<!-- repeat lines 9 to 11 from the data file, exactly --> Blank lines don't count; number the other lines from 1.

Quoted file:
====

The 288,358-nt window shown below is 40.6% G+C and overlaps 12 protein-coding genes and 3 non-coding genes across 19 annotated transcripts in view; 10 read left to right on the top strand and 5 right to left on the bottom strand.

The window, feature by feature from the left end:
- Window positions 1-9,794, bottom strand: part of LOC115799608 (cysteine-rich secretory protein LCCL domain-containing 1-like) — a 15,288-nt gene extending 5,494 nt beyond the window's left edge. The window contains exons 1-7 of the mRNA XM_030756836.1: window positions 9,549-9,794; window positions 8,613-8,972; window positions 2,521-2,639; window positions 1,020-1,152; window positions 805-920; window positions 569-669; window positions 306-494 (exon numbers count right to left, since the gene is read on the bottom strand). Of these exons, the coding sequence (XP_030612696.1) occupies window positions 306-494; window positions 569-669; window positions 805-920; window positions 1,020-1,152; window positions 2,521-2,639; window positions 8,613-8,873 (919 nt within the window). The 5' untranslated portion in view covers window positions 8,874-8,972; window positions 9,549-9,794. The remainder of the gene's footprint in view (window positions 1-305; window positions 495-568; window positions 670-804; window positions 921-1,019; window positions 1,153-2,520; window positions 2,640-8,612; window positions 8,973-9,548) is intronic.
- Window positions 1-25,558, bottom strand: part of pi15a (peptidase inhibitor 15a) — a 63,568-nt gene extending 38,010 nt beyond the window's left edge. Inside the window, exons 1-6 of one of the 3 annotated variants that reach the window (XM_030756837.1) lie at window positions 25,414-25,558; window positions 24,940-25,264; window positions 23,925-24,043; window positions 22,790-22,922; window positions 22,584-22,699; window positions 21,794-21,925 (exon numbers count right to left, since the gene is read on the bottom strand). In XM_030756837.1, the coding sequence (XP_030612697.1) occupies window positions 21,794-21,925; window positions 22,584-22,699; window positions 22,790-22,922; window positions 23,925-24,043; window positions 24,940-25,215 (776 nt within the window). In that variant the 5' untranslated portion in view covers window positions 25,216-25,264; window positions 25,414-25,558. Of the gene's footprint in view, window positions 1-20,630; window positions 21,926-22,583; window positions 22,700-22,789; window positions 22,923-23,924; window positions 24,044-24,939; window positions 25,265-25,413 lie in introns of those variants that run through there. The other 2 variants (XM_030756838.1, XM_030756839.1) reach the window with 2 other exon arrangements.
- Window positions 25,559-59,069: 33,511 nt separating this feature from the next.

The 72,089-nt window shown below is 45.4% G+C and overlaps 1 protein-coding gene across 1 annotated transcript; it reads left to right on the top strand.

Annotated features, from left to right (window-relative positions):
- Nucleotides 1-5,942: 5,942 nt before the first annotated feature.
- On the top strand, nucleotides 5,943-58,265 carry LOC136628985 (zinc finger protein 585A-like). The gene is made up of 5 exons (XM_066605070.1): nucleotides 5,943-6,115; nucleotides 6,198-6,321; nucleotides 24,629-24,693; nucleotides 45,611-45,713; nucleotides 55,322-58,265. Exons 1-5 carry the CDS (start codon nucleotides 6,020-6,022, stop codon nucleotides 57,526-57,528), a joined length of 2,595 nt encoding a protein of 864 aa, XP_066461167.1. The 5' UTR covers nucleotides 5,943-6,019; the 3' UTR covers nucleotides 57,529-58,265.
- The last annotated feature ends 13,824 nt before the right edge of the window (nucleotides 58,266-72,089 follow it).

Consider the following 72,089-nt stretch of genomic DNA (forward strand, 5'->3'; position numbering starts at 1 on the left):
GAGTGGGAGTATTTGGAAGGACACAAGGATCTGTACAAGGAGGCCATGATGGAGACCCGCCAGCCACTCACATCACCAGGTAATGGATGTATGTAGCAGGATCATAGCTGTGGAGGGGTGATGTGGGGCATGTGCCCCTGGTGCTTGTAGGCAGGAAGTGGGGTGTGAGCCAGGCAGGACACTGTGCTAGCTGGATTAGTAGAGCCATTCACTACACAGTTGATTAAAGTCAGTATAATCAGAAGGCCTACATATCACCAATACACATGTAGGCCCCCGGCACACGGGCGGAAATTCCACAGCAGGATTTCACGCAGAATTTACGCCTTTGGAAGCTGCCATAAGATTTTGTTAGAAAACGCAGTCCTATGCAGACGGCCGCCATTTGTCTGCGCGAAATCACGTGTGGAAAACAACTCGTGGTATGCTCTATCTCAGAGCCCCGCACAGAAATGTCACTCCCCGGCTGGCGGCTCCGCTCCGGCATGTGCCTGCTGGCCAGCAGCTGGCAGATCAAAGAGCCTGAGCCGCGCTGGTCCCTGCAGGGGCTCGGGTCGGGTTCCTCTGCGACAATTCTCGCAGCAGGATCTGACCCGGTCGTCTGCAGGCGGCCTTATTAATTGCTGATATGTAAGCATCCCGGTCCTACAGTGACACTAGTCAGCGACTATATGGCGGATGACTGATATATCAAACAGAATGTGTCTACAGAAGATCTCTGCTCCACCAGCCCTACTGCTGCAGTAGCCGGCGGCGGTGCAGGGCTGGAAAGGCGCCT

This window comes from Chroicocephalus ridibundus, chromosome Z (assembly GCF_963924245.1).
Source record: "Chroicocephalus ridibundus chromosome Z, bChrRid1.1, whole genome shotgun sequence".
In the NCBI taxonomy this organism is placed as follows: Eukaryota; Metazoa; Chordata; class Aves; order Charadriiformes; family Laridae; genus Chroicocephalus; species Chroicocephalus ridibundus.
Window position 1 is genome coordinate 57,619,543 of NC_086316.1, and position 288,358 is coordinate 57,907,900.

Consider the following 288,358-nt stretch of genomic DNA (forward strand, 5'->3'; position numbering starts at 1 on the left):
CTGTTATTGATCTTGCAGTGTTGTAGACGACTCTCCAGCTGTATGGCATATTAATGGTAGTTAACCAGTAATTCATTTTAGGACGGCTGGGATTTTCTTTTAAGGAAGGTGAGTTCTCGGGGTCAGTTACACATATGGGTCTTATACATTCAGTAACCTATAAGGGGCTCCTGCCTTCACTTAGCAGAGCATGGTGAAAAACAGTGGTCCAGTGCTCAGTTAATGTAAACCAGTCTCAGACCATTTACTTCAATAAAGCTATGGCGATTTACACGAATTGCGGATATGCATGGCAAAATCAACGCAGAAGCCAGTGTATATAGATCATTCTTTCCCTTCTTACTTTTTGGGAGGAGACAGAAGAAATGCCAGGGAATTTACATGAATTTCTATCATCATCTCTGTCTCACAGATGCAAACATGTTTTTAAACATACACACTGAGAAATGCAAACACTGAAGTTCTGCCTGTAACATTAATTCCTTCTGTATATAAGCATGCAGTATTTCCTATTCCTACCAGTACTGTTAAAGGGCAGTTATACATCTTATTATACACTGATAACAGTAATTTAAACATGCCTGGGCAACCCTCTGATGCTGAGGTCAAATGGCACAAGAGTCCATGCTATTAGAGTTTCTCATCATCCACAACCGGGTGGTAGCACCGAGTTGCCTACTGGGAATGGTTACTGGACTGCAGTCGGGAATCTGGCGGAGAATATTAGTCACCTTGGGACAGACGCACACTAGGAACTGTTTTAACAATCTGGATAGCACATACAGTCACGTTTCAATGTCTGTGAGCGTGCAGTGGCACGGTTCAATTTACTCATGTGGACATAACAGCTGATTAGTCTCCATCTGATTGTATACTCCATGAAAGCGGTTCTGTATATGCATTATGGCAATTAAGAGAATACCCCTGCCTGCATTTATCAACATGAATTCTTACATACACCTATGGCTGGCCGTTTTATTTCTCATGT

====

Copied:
- On the top strand, nucleotides 5,943-58,265 carry LOC136628985 (zinc finger protein 585A-like). The gene is made up of 5 exons (XM_066605070.1): nucleotides 5,943-6,115; nucleotides 6,198-6,321; nucleotides 24,629-24,693; nucleotides 45,611-45,713; nucleotides 55,322-58,265. Exons 1-5 carry the CDS (start codon nucleotides 6,020-6,022, stop codon nucleotides 57,526-57,528), a joined length of 2,595 nt encoding a protein of 864 aa, XP_066461167.1. The 5' UTR covers nucleotides 5,943-6,019; the 3' UTR covers nucleotides 57,529-58,265.
- The last annotated feature ends 13,824 nt before the right edge of the window (nucleotides 58,266-72,089 follow it).

Consider the following 72,089-nt stretch of genomic DNA (forward strand, 5'->3'; position numbering starts at 1 on the left):